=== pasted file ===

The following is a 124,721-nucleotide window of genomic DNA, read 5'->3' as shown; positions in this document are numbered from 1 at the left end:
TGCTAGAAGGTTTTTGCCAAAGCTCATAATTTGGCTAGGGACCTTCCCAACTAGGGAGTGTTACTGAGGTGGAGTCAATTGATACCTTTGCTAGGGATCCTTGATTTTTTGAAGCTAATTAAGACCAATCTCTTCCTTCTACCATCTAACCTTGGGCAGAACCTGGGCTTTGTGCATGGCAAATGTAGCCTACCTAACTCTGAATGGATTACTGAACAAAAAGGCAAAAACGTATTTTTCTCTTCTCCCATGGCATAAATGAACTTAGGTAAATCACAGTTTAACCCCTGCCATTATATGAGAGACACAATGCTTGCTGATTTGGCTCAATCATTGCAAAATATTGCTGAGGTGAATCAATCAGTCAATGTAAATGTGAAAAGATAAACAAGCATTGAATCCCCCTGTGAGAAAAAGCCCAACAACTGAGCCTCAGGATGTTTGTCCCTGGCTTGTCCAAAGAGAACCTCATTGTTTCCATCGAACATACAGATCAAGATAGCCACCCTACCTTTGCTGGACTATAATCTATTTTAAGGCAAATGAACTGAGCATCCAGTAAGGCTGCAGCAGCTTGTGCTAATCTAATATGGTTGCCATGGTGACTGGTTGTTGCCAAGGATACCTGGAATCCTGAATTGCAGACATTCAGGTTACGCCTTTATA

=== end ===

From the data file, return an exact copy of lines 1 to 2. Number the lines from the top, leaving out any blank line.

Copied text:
The following is a 124,721-nucleotide window of genomic DNA, read 5'->3' as shown; positions in this document are numbered from 1 at the left end:
TGCTAGAAGGTTTTTGCCAAAGCTCATAATTTGGCTAGGGACCTTCCCAACTAGGGAGTGTTACTGAGGTGGAGTCAATTGATACCTTTGCTAGGGATCCTTGATTTTTTGAAGCTAATTAAGACCAATCTCTTCCTTCTACCATCTAACCTTGGGCAGAACCTGGGCTTTGTGCATGGCAAATGTAGCCTACCTAACTCTGAATGGATTACTGAACAAAAAGGCAAAAACGTATTTTTCTCTTCTCCCATGGCATAAATGAACTTAGGTAAATCACAGTTTAACCCCTGCCATTATATGAGAGACACAATGCTTGCTGATTTGGCTCAATCATTGCAAAATATTGCTGAGGTGAATCAATCAGTCAATGTAAATGTGAAAAGATAAACAAGCATTGAATCCCCCTGTGAGAAAAAGCCCAACAACTGAGCCTCAGGATGTTTGTCCCTGGCTTGTCCAAAGAGAACCTCATTGTTTCCATCGAACATACAGATCAAGATAGCCACCCTACCTTTGCTGGACTATAATCTATTTTAAGGCAAATGAACTGAGCATCCAGTAAGGCTGCAGCAGCTTGTGCTAATCTAATATGGTTGCCATGGTGACTGGTTGTTGCCAAGGATACCTGGAATCCTGAATTGCAGACATTCAGGTTACGCCTTTATA